Sr. Yvette Demers, SP, Vice-postulator of the Emilie Tavernier Gamelin Cause write about the 170th Anniversary of the Death of Mother Emilie Tavernier Gamelin and the 20th anniversary of her beaitification 1851-2021.  

“History tells us that at the end of August 1851, there were reports of an outbreak of cholera in Montreal. Even though this made it risky to undertake a voyage, Mother Gamelin travelled to St. Elisabeth on September 10 and remained there for three days. She said to her Sisters: “My daughters, I have prayed to St. Elisabeth that you might always have peace. Adieu, I will not be seeing you again.”

On the following day, September 22, for the first time, Mother Gamelin presided alone—without the presence of the bishop—at a Council meeting where the admission of five novices to religious profession was decided.

The following night, Mother Gamelin was awakened by intestinal pains. Toward four o’clock on the morning of September 23, she woke Sister Joseph of the Sacred Heart (Esther Pariseau), her roommate, saying; “I have the cholera! I am going to die!” She asked to be taken to the infirmary. Bishop Prince and Bishop Bourget, as well as his nephew, the community doctor, rushed to her bedside, her daughters surrounded her and wanted to hear her one last time.   In one last burst of energy, she found the strength to articulate the words “humility, simplicity …” but her voice failed, and she could not finish the word “charity” on which she had insisted so much the day before and which she herself had practiced so heroically throughout her life. At about ten o’clock she lost consciousness and remained so until about four o’clock in the afternoon at which time she breathed her last.

When the bell tolled the sad news, people from all walks of life came to pray near the remains of Mother Gamelin. The “elderly” ladies would not be consoled. Bishop Bourget was visibly touched by the sincerity of the tears and moanings which followed the disappearance of her who had been the heart and soul of the work of Providence.

Many testimonies of esteem and sympathy were sent to the Sisters from all sectors of society. The Sisters of the Congregation of Notre-Dame deplored the passing of Mother Gamelin as an “irreparable loss” and the Sisters of the Holy Names of Jesus and Mary wrote to Mother Caron: “We could not hold back our tears when we read the news of the passing of your first Mother from this life to eternity.” The Sisters of the Sacred Heart wrote: “We know too well the qualities of this lady, even personally, not to be deeply afflicted, and the many testimonies make us appreciate your loss all the more, along with the entire city of Montreal.”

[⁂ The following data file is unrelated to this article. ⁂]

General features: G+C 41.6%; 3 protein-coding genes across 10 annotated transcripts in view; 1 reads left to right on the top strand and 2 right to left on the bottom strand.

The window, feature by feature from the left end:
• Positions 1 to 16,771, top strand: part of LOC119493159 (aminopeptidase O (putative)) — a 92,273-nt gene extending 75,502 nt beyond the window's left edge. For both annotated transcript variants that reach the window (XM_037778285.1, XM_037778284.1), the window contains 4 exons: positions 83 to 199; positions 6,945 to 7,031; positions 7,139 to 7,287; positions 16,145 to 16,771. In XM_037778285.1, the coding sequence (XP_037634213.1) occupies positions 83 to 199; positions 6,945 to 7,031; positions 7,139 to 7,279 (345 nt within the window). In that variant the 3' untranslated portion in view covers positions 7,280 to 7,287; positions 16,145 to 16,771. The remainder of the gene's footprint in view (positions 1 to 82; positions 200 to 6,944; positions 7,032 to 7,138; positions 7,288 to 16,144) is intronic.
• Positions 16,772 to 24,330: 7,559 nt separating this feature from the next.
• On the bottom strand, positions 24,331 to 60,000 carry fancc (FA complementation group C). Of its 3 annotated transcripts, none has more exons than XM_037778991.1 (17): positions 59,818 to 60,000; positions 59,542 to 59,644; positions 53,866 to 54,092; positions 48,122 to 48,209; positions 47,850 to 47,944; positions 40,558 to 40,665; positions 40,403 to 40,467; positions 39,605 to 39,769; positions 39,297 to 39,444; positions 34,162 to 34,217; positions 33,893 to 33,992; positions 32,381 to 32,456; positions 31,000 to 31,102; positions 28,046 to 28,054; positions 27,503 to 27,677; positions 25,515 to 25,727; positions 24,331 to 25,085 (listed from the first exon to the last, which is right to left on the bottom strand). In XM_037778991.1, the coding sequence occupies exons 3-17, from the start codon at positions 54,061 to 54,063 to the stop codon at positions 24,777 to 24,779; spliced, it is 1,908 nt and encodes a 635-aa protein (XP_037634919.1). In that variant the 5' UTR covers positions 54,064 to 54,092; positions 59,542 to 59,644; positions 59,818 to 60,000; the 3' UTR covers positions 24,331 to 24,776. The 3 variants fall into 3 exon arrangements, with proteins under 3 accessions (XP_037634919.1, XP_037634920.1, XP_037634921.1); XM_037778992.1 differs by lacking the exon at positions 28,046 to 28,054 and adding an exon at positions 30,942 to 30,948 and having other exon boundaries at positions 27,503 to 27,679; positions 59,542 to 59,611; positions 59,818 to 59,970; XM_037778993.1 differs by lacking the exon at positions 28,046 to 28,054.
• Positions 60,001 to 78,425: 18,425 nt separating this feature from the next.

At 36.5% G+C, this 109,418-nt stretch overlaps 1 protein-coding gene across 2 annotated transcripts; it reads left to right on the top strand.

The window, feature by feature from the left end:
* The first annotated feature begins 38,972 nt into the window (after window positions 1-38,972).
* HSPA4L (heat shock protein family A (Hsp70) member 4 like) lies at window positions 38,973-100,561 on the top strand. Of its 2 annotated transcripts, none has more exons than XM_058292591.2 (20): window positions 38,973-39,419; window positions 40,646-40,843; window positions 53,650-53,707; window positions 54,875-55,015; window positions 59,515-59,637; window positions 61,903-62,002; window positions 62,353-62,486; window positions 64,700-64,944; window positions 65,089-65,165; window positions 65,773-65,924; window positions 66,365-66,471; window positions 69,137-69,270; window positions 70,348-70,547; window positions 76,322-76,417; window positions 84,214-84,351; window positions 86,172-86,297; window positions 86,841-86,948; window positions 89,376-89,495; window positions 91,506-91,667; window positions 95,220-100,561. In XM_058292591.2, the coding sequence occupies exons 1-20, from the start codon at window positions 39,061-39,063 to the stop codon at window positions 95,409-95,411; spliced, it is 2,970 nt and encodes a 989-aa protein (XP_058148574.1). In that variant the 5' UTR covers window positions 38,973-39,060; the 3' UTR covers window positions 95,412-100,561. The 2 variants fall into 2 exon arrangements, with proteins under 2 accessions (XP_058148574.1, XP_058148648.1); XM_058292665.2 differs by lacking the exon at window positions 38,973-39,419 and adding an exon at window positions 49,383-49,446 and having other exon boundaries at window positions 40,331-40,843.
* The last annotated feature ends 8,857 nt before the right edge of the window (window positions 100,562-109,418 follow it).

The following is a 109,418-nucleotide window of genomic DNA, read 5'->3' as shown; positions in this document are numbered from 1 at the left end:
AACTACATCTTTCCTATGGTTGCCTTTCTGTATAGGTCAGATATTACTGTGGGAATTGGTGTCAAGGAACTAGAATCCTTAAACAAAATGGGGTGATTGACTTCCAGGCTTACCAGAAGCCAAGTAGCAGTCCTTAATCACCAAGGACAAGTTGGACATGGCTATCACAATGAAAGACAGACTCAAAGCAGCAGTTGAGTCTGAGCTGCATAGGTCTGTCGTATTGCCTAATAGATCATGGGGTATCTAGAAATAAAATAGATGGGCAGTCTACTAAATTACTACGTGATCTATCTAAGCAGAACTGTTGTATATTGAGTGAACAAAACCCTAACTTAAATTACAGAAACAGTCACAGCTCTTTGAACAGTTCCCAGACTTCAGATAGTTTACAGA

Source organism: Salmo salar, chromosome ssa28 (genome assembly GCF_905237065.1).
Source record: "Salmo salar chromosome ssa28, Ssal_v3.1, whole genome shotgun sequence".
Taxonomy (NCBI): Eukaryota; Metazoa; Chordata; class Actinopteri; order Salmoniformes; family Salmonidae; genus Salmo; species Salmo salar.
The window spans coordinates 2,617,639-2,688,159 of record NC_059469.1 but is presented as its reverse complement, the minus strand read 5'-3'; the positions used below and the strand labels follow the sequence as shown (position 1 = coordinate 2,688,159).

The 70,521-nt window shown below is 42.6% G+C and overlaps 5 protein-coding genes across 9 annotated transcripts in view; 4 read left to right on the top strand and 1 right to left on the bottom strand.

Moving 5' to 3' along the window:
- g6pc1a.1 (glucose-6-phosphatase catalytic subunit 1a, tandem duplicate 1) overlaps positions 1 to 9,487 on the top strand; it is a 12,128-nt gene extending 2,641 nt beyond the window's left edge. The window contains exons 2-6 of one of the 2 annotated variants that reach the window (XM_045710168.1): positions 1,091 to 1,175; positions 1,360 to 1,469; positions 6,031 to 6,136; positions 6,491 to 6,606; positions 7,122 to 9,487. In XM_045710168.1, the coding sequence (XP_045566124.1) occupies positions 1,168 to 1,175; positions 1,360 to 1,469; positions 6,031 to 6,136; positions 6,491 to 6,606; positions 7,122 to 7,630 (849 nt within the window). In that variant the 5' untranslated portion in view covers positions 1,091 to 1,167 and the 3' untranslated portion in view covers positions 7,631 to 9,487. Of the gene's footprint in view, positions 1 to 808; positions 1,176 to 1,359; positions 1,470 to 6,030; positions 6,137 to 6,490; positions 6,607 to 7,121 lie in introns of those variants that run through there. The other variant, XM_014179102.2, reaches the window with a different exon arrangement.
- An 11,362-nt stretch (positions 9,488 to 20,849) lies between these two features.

At the end of the year, the Sisters of the Congregation of Notre-Dame assigned as an essay topic to their pupils, Mother Gamelin and Her Work, an initiative which revealed the reputation of the person and her achievements. One of the students wrote: “Ville-Marie (Montreal) has lost an admirable woman who (…) because of the important mission she had received, by the manner in which she accomplished it, and the visible part which Providence played through her, has brought glory to this city of good works, and I can say, has filled a large part of this country with the sound of her name (…)”.

Is it not without emotion that the day after her departure, one could read in the newspapers of the time: “Les Mélanges Religieux”, “La Minerve” and “Le Canadien”: “Eternal thanks be to God, the Author of all perfect gifts, who has given such a remarkable heroine to our city—such a wonderful example for our time!”

“Providence of God, may you be adored, loved and thanked!”

As we close this year of 2021 what better way than to recall a faithful woman of Providence who gave her life in humility, simplicity, and charity to all those whom she met.  Blessed Emilie pray for us!

Barbara McMullen, CDP

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